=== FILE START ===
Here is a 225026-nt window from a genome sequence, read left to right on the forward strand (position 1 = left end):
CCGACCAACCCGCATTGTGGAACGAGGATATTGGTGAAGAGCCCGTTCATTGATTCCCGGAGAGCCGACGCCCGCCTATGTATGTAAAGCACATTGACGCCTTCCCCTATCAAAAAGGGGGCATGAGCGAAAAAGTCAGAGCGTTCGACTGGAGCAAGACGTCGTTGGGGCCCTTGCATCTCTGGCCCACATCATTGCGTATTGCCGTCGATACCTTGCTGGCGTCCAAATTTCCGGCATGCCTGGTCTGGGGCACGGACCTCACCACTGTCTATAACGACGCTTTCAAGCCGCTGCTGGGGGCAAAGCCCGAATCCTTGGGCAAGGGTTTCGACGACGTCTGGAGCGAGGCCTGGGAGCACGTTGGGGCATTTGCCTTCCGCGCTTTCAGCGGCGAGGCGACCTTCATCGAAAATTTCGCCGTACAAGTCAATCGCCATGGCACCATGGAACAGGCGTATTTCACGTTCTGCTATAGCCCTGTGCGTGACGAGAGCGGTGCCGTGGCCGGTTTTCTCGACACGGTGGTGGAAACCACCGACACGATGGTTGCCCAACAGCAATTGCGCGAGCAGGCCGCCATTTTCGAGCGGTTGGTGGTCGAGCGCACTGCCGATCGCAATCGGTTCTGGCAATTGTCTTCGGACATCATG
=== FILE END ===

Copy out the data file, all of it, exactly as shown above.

Here is a 225026-nt window from a genome sequence, read left to right on the forward strand (position 1 = left end):
CCGACCAACCCGCATTGTGGAACGAGGATATTGGTGAAGAGCCCGTTCATTGATTCCCGGAGAGCCGACGCCCGCCTATGTATGTAAAGCACATTGACGCCTTCCCCTATCAAAAAGGGGGCATGAGCGAAAAAGTCAGAGCGTTCGACTGGAGCAAGACGTCGTTGGGGCCCTTGCATCTCTGGCCCACATCATTGCGTATTGCCGTCGATACCTTGCTGGCGTCCAAATTTCCGGCATGCCTGGTCTGGGGCACGGACCTCACCACTGTCTATAACGACGCTTTCAAGCCGCTGCTGGGGGCAAAGCCCGAATCCTTGGGCAAGGGTTTCGACGACGTCTGGAGCGAGGCCTGGGAGCACGTTGGGGCATTTGCCTTCCGCGCTTTCAGCGGCGAGGCGACCTTCATCGAAAATTTCGCCGTACAAGTCAATCGCCATGGCACCATGGAACAGGCGTATTTCACGTTCTGCTATAGCCCTGTGCGTGACGAGAGCGGTGCCGTGGCCGGTTTTCTCGACACGGTGGTGGAAACCACCGACACGATGGTTGCCCAACAGCAATTGCGCGAGCAGGCCGCCATTTTCGAGCGGTTGGTGGTCGAGCGCACTGCCGATCGCAATCGGTTCTGGCAATTGTCTTCGGACATCATG